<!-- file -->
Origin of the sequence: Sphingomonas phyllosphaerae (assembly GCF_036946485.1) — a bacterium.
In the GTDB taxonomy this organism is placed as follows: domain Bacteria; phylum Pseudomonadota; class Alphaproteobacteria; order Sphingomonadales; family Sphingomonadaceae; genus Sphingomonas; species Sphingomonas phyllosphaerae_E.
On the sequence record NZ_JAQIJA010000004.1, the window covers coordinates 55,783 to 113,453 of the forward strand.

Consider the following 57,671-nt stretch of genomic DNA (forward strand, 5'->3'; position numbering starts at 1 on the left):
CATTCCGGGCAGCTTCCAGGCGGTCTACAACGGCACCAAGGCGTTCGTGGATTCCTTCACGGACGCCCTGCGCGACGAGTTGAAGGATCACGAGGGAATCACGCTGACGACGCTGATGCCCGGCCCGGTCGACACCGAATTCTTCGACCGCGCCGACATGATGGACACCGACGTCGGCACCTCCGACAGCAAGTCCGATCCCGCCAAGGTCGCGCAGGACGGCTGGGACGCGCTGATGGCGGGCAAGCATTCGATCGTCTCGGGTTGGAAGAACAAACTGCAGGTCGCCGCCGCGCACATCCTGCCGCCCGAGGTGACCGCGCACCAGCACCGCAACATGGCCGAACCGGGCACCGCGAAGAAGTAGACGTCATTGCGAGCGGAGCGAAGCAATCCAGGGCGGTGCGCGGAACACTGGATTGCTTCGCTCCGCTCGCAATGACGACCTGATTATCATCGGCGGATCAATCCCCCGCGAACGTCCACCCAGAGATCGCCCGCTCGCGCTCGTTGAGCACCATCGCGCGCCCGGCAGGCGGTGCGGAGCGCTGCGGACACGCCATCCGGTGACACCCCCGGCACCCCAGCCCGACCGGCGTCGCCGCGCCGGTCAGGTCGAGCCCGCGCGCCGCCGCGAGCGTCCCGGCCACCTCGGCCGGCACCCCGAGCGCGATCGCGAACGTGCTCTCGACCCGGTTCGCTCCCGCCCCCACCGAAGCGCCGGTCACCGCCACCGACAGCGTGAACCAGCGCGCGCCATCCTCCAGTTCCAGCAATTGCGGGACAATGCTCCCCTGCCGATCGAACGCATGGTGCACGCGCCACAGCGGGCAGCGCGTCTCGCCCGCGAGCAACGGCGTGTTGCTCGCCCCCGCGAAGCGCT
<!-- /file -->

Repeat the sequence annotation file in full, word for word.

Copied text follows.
Origin of the sequence: Sphingomonas phyllosphaerae (assembly GCF_036946485.1) — a bacterium.
In the GTDB taxonomy this organism is placed as follows: domain Bacteria; phylum Pseudomonadota; class Alphaproteobacteria; order Sphingomonadales; family Sphingomonadaceae; genus Sphingomonas; species Sphingomonas phyllosphaerae_E.
On the sequence record NZ_JAQIJA010000004.1, the window covers coordinates 55,783 to 113,453 of the forward strand.

Consider the following 57,671-nt stretch of genomic DNA (forward strand, 5'->3'; position numbering starts at 1 on the left):
CATTCCGGGCAGCTTCCAGGCGGTCTACAACGGCACCAAGGCGTTCGTGGATTCCTTCACGGACGCCCTGCGCGACGAGTTGAAGGATCACGAGGGAATCACGCTGACGACGCTGATGCCCGGCCCGGTCGACACCGAATTCTTCGACCGCGCCGACATGATGGACACCGACGTCGGCACCTCCGACAGCAAGTCCGATCCCGCCAAGGTCGCGCAGGACGGCTGGGACGCGCTGATGGCGGGCAAGCATTCGATCGTCTCGGGTTGGAAGAACAAACTGCAGGTCGCCGCCGCGCACATCCTGCCGCCCGAGGTGACCGCGCACCAGCACCGCAACATGGCCGAACCGGGCACCGCGAAGAAGTAGACGTCATTGCGAGCGGAGCGAAGCAATCCAGGGCGGTGCGCGGAACACTGGATTGCTTCGCTCCGCTCGCAATGACGACCTGATTATCATCGGCGGATCAATCCCCCGCGAACGTCCACCCAGAGATCGCCCGCTCGCGCTCGTTGAGCACCATCGCGCGCCCGGCAGGCGGTGCGGAGCGCTGCGGACACGCCATCCGGTGACACCCCCGGCACCCCAGCCCGACCGGCGTCGCCGCGCCGGTCAGGTCGAGCCCGCGCGCCGCCGCGAGCGTCCCGGCCACCTCGGCCGGCACCCCGAGCGCGATCGCGAACGTGCTCTCGACCCGGTTCGCTCCCGCCCCCACCGAAGCGCCGGTCACCGCCACCGACAGCGTGAACCAGCGCGCGCCATCCTCCAGTTCCAGCAATTGCGGGACAATGCTCCCCTGCCGATCGAACGCATGGTGCACGCGCCACAGCGGGCAGCGCGTCTCGCCCGCGAGCAACGGCGTGTTGCTCGCCCCCGCGAAGCGCT